Dr. Francis Collins, director of the National Institutes of Health (NIH), describes DNA as the “language of life”. It’s a language written in a cryptic, simple four-letter biochemical alphabet. The NIH has spent millions to record, or write down the code in books, a.k.a. genomes. Volumes with titles as exciting as “Human”, “Mouse”, and more recently “Owl monkey” have been release over the last 20 years. Reading those books is the next major challenge of biology.
In December of 2020, code breakers announced they had finally deciphered a message left 51 years earlier by the Zodiac Killer. Some find it astonishing that it took years to decode this one message. The time commitment necessary to crack the Zodiac’s cipher is just a fraction of what it will take to crack the code of life.
Deciphering the human genome, with all its complexity, is a far more challenging task than breaking the Zodiac’s code. Each human genome encodes massive amounts of information in billions of bases. Readout of the genome results in not only a startling diversity of cell types, tissues, and systems, but also how each cell responds to its environment. Our challenge is to decode the genome and understand how it is regulated. This challenge requires some patience and dedication devoted to the Zodiac’s message. While it is not a fast process, it is a necessary and thrilling ride. Ultimately, decoding the genome has vast implications for agriculture, ecology, and medicine.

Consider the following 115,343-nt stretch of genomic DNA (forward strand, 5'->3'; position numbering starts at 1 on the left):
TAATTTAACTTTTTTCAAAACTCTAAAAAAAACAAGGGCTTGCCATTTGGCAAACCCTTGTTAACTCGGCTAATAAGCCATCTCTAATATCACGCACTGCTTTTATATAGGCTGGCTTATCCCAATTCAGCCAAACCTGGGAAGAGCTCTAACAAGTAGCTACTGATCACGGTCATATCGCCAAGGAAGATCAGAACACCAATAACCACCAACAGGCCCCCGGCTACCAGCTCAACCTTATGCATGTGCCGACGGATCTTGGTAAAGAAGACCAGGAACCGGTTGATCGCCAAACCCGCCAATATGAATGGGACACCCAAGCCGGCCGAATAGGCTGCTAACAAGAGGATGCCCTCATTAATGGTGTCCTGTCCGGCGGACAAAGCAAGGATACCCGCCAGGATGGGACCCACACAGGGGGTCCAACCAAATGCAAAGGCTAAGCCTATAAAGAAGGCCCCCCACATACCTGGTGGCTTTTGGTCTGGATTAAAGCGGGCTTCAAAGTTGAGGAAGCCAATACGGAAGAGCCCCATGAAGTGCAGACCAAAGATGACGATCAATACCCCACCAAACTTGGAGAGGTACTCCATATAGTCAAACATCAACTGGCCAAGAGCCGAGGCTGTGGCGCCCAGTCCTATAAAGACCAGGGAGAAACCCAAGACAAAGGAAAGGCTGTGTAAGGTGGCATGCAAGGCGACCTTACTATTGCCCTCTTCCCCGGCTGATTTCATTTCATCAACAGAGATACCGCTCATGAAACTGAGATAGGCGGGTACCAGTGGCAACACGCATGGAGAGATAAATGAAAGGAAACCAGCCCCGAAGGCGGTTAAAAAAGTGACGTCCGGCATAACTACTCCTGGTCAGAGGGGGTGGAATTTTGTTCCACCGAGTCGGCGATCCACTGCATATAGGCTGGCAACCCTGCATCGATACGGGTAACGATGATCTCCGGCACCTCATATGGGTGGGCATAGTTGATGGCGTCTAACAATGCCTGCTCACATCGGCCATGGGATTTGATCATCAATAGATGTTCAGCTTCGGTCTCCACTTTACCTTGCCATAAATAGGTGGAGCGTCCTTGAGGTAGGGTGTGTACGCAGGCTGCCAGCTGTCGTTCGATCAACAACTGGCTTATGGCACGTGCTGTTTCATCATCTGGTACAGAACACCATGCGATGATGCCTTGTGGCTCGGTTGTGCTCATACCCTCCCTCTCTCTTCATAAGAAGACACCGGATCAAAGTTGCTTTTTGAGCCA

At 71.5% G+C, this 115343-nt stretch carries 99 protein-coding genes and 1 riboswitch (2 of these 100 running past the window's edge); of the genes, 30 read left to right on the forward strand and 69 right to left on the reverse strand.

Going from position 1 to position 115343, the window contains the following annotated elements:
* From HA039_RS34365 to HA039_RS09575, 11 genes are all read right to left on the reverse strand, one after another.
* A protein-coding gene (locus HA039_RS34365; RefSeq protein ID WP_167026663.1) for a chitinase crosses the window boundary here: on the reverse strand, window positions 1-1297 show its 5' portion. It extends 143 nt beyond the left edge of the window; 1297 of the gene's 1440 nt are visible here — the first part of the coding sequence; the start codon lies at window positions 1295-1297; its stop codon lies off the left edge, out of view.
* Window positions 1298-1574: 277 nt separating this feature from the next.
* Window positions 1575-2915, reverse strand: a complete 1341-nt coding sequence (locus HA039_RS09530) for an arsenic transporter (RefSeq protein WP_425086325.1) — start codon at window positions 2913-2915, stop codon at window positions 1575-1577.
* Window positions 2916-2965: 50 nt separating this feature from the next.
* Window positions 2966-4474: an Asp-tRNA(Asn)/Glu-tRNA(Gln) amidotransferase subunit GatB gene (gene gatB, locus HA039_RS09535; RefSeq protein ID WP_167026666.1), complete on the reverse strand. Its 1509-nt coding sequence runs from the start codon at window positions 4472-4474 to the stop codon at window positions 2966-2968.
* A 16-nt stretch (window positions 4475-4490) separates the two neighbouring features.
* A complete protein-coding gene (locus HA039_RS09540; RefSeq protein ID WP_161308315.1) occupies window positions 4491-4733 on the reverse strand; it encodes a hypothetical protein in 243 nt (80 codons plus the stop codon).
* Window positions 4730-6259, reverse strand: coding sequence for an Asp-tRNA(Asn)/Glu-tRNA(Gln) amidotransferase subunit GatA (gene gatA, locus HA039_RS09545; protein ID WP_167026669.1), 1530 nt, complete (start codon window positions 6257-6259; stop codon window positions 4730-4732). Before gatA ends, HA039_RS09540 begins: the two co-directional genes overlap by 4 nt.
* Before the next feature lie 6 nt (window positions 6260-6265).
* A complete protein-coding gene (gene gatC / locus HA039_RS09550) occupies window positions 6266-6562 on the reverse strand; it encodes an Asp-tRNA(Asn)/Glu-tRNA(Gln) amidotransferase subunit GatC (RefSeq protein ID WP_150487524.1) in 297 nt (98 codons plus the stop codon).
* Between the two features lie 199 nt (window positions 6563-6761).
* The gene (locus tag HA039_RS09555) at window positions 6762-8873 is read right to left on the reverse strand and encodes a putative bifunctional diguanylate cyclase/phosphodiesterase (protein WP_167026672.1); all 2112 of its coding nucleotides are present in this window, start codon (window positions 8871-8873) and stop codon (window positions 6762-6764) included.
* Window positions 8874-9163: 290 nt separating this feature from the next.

Associate Professor in Molecular, Cellular and Developmental Biology and Computer Science at University of Colorado BoulderView Slides
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